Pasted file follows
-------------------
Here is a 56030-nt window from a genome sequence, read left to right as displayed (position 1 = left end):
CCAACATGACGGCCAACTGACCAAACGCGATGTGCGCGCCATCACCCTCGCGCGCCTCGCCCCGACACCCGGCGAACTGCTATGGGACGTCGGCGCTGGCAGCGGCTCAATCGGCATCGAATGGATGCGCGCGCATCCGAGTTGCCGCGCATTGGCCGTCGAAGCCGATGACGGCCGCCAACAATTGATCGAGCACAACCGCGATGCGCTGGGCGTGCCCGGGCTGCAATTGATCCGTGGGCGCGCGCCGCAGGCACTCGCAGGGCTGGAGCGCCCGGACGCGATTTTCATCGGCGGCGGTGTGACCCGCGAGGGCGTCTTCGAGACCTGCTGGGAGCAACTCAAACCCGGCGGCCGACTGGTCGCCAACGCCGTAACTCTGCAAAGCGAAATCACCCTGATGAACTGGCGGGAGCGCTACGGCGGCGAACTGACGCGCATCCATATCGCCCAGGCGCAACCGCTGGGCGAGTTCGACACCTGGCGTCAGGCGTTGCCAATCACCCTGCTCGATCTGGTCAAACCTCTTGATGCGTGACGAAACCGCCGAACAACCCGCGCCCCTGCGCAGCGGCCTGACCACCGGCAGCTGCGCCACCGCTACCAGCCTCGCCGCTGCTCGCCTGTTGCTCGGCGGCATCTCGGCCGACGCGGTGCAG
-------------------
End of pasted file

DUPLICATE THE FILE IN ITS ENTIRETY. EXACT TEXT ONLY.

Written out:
Here is a 56030-nt window from a genome sequence, read left to right as displayed (position 1 = left end):
CCAACATGACGGCCAACTGACCAAACGCGATGTGCGCGCCATCACCCTCGCGCGCCTCGCCCCGACACCCGGCGAACTGCTATGGGACGTCGGCGCTGGCAGCGGCTCAATCGGCATCGAATGGATGCGCGCGCATCCGAGTTGCCGCGCATTGGCCGTCGAAGCCGATGACGGCCGCCAACAATTGATCGAGCACAACCGCGATGCGCTGGGCGTGCCCGGGCTGCAATTGATCCGTGGGCGCGCGCCGCAGGCACTCGCAGGGCTGGAGCGCCCGGACGCGATTTTCATCGGCGGCGGTGTGACCCGCGAGGGCGTCTTCGAGACCTGCTGGGAGCAACTCAAACCCGGCGGCCGACTGGTCGCCAACGCCGTAACTCTGCAAAGCGAAATCACCCTGATGAACTGGCGGGAGCGCTACGGCGGCGAACTGACGCGCATCCATATCGCCCAGGCGCAACCGCTGGGCGAGTTCGACACCTGGCGTCAGGCGTTGCCAATCACCCTGCTCGATCTGGTCAAACCTCTTGATGCGTGACGAAACCGCCGAACAACCCGCGCCCCTGCGCAGCGGCCTGACCACCGGCAGCTGCGCCACCGCTACCAGCCTCGCCGCTGCTCGCCTGTTGCTCGGCGGCATCTCGGCCGACGCGGTGCAG